This page refers to the lagoon and national park. For the residential region, see Chalk Sound.
Chalk Sound is a highly scenic natural lagoon on the southwest of Providenciales. This national park features shallow and brilliant turquoise water with hundreds of small rocky islands.
Chalk Sound is nearly landlocked, yet a winding channel does connect it to the ocean and Caicos Banks off the south of Providenciales.
Because of Chalk Sound’s protected status as a national park, powered watercraft use is prohibited. The main attraction for most visitors is sightseeing by road on the southern side, or as a kayaking and paddle boarding destination.
The water in Chalk Sound is clean and algae-free. The incredible turquoise hues are created by refraction of sunlight off the fine limestone sand and particles of the area.
Nearly all of the islands with a decent amount of vegetation have Turks and Caicos Rock Iguanas. These large lizards eke out an existence by foraging for fruits, plants, prickly pear cactuses and the occasional insect. Unlike the iguanas found on the other islands in the country which dig burrows in the sand, the iguanas on the Chalk Sound islands make their homes by cleaning out the existing holes and crevices in the rock.
Bonefish and barracudas are common in the water, and stingrays and small lemon sharks can occasionally be sighted. Bird life isn’t as abundant here as at some of the other wetland areas in the country, but the far western side of the lagoon at times can have large numbers gulls and terns, and some herons.
The coasts of Chalk Sound feature what is referred to locally as ironshore, which is weathered and intricate marine limestone with a jagged and varied surface. This exposed rock also exhibits countless numbers of miniature Karst-process features such as small sink hole and caves.
Unfortunately, no provisions have been made for designated scenic overlooks, public parking, or launching areas for kayaks in Chalk Sound, so it can be difficult to really appreciate the area. Over the years, uncoordinated development and clear cut bulldozing of lots has also greatly diminished the natural beauty of Chalk Sound.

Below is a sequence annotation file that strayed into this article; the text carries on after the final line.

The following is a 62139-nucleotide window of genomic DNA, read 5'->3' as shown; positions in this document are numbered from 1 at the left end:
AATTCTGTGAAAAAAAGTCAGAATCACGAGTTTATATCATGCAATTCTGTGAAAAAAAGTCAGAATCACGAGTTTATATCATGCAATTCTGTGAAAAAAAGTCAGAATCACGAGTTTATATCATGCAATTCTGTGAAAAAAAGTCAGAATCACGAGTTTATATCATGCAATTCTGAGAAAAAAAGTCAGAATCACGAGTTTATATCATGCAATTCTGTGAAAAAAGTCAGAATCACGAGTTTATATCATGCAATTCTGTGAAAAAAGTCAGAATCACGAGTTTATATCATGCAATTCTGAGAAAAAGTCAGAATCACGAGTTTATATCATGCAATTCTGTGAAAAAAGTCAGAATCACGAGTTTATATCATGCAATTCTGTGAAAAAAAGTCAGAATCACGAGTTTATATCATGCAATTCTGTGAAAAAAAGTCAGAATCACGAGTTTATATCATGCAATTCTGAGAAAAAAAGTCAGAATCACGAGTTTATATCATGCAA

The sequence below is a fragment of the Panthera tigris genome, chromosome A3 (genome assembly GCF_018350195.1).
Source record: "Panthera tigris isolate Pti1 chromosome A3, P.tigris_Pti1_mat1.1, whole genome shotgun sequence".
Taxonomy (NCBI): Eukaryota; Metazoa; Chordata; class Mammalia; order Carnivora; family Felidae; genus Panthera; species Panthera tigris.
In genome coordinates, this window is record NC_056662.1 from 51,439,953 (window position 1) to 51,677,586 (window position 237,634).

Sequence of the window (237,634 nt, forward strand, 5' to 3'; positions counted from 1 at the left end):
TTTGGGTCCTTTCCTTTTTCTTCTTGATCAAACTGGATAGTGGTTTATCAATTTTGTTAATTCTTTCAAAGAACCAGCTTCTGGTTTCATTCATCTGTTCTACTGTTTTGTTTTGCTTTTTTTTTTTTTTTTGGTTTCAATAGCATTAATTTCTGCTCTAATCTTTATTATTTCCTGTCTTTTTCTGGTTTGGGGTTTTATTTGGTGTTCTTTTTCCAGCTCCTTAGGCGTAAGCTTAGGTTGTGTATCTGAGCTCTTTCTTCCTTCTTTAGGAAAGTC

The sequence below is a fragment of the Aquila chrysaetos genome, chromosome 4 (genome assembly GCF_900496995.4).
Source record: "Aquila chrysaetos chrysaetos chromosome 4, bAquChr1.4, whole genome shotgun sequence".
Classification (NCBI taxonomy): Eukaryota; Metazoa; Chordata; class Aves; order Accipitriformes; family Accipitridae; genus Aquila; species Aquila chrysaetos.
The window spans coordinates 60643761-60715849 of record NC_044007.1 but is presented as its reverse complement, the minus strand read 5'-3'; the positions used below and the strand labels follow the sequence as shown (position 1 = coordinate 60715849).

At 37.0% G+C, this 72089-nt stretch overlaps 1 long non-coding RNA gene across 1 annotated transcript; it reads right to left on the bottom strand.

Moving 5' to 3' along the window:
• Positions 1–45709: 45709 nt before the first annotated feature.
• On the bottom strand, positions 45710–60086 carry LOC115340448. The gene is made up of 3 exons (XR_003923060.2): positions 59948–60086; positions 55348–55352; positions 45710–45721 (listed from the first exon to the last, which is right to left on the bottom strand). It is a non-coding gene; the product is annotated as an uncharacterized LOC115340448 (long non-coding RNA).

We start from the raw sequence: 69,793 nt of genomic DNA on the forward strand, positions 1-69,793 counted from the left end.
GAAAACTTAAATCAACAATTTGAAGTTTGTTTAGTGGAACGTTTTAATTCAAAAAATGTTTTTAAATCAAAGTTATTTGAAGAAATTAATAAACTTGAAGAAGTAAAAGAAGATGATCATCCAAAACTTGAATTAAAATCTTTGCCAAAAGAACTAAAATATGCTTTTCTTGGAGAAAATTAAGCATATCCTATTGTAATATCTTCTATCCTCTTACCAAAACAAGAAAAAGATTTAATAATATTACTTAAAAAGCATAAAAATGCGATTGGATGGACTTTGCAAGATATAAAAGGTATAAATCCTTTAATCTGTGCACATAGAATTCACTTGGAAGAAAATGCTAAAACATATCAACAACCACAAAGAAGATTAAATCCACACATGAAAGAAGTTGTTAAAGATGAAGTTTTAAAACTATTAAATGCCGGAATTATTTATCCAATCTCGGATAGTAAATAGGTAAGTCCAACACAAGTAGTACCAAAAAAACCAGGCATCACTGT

Although not inside the national park, the scenic and sheltered Sapodilla Bay Beach and Taylor Bay Beach are found in the greater Chalk Sound area, and are the only significant beaches nearby.
The ocean at these two coasts is shallow, calm, and a little warmer than what’s found at other beaches, which make them an excellent beach for children.
To get to Sapodilla Bay Beach, take the first left after turning on to Chalk Sound Drive from South Dock Road. This road is unpaved and will be found about 100 feet down Chalk Sound Drive. Taylor Bay Beach is accessed off of Ocean Point Drive.
Such winds can cause choppy surface conditions at times, and may make for a tiring return journey if you initially head downwind. It’s often most pleasant to begin your journey into the wind, so you don’t have to fight it back.
If you are taking your kayak or SUP board to Chalk Sound by car, one of the best launch spots can be found by following Chalk Sound Drive for about three miles, turning right on to Oleander Circle and continuing until you reach the water.
Although the coast here is rocky, this location is near the largest group of small islands in Chalk Sound, along with a blue hole underwater cave system.
When launching and moving between the small islands, beware of the razor sharp limestone ironshore formations at the water’s edge as they can easily cause lacerations or damage your watercraft.
If you are visiting and would like to kayak in Chalk Sound, a few options are available. Las Brisas Restaurant (part of Neptune Villas) is the only business located in Chalk Sound offering kayak rentals, with rates by the hour. Reservations recommended. Most of the vacation villas on the water in Chalk Sound offer complimentary kayak use for guests. If you would prefer to have a guided tour, arrangements can be made through local eco tour business Big Blue Unlimited.
Chalk Sound is a National Park and a protected area. The following guidelines should be followed.
There are two things to be aware of if you venture into the vegetation around Chalk Sound or on the small islands.
Due to the limestone makeup of the area, there are countless small holes and sharp rock formations in the area. Care should be taken to avoid injury.
The Coral Sumac, also known as Poisonwood, is a poisonous tree that’s very common in the coastal vegetation found around Chalk Sound. Touching this plant can cause rashes, and any contact with the sap of this tree will result in serious blisters and skin issues.